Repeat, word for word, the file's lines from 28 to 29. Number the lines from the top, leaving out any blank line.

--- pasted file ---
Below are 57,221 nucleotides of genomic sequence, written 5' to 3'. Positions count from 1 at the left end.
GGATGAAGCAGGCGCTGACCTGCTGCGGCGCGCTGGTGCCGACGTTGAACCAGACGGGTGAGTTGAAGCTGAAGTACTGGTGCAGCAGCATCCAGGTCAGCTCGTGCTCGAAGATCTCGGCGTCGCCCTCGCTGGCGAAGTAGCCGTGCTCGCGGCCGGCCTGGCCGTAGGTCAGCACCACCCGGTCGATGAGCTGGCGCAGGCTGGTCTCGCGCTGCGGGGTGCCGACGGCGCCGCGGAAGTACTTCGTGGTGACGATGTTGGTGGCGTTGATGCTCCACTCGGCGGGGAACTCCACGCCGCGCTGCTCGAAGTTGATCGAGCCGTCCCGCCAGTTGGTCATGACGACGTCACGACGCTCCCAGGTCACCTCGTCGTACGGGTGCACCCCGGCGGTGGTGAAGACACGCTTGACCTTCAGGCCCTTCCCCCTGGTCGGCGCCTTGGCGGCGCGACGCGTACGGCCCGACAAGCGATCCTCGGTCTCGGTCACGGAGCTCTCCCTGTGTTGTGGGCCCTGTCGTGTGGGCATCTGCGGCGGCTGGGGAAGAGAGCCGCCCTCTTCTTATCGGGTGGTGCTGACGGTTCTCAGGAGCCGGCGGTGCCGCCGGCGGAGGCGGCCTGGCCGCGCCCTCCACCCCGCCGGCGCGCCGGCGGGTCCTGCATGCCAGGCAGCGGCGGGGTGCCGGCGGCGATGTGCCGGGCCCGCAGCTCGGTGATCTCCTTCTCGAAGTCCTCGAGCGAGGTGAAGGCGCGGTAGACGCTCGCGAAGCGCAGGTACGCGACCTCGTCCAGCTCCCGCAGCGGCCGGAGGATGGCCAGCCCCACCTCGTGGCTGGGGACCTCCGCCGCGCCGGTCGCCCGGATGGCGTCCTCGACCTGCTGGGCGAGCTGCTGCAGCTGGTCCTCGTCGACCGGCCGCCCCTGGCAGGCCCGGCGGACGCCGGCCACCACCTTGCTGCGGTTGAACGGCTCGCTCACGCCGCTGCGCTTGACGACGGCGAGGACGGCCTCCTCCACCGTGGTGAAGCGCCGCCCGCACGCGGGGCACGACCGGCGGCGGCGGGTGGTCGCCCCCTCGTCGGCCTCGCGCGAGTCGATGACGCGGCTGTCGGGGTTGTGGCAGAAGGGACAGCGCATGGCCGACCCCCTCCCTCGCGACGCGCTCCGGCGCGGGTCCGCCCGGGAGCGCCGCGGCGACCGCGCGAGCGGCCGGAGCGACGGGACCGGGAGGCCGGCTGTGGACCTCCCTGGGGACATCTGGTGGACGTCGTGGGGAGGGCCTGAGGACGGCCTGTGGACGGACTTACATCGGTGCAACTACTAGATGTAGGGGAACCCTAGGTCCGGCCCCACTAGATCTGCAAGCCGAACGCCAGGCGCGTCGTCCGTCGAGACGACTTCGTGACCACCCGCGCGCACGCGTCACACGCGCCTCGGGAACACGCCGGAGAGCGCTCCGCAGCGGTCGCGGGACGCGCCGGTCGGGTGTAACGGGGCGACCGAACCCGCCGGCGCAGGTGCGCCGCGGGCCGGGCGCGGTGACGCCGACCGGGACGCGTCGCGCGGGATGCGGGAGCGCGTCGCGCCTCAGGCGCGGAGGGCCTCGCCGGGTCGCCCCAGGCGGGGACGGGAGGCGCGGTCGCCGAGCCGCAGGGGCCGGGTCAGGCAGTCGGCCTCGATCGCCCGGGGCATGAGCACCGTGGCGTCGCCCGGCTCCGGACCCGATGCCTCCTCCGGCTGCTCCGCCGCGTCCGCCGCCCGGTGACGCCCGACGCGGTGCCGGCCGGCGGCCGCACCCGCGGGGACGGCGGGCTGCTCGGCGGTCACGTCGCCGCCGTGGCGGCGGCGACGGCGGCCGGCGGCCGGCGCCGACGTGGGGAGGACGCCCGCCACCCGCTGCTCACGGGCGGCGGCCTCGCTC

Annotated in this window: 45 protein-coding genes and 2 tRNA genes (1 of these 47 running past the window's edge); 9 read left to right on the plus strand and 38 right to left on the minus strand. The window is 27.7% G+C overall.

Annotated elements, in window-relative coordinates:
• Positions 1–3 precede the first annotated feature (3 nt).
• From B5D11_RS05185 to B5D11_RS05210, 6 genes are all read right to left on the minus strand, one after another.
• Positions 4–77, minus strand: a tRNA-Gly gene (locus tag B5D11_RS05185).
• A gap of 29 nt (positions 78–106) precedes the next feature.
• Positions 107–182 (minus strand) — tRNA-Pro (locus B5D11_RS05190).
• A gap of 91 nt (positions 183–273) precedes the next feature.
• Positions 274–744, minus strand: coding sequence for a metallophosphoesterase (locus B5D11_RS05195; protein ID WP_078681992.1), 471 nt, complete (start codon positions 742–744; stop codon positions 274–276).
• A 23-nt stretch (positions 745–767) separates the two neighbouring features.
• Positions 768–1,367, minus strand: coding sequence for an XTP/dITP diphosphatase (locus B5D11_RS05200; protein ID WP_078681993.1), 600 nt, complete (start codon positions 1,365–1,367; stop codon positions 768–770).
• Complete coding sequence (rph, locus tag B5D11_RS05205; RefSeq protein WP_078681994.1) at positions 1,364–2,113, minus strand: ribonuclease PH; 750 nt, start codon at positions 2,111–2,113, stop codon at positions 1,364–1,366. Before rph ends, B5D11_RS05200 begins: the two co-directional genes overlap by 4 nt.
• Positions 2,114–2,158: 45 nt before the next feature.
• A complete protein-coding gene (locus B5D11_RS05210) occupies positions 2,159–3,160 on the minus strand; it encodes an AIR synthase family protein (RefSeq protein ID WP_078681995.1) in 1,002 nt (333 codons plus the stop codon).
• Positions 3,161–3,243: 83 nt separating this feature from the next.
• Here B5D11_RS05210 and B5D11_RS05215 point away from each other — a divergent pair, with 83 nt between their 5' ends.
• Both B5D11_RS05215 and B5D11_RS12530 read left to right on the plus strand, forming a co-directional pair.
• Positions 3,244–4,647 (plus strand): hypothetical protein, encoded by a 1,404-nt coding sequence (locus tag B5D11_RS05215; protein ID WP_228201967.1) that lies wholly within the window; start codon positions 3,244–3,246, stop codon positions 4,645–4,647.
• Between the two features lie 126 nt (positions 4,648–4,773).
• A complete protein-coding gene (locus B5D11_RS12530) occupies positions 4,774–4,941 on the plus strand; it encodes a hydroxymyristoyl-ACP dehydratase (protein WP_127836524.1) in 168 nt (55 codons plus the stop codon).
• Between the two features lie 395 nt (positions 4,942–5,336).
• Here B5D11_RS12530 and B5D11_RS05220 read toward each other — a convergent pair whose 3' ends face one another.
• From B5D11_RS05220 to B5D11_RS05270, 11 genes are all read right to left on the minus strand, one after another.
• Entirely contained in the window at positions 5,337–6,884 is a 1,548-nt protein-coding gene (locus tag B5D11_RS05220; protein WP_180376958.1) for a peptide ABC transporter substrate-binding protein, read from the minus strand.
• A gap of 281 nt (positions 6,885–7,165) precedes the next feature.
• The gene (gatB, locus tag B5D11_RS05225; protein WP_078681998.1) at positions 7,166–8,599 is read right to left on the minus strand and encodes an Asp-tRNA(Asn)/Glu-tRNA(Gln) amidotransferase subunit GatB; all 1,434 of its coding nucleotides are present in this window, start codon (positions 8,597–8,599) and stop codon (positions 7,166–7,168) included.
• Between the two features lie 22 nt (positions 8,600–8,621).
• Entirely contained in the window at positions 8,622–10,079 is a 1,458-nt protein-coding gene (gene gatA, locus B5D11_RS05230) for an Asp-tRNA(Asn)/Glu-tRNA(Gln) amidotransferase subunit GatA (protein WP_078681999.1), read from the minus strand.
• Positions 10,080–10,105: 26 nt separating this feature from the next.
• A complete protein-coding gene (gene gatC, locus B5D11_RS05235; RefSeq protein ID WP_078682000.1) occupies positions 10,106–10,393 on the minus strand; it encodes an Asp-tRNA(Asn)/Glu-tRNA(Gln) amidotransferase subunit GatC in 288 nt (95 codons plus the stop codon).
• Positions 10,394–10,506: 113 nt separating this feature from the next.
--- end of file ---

• The gene (gatB, locus tag B5D11_RS05225; protein WP_078681998.1) at positions 7,166–8,599 is read right to left on the minus strand and encodes an Asp-tRNA(Asn)/Glu-tRNA(Gln) amidotransferase subunit GatB; all 1,434 of its coding nucleotides are present in this window, start codon (positions 8,597–8,599) and stop codon (positions 7,166–7,168) included.
• Between the two features lie 22 nt (positions 8,600–8,621).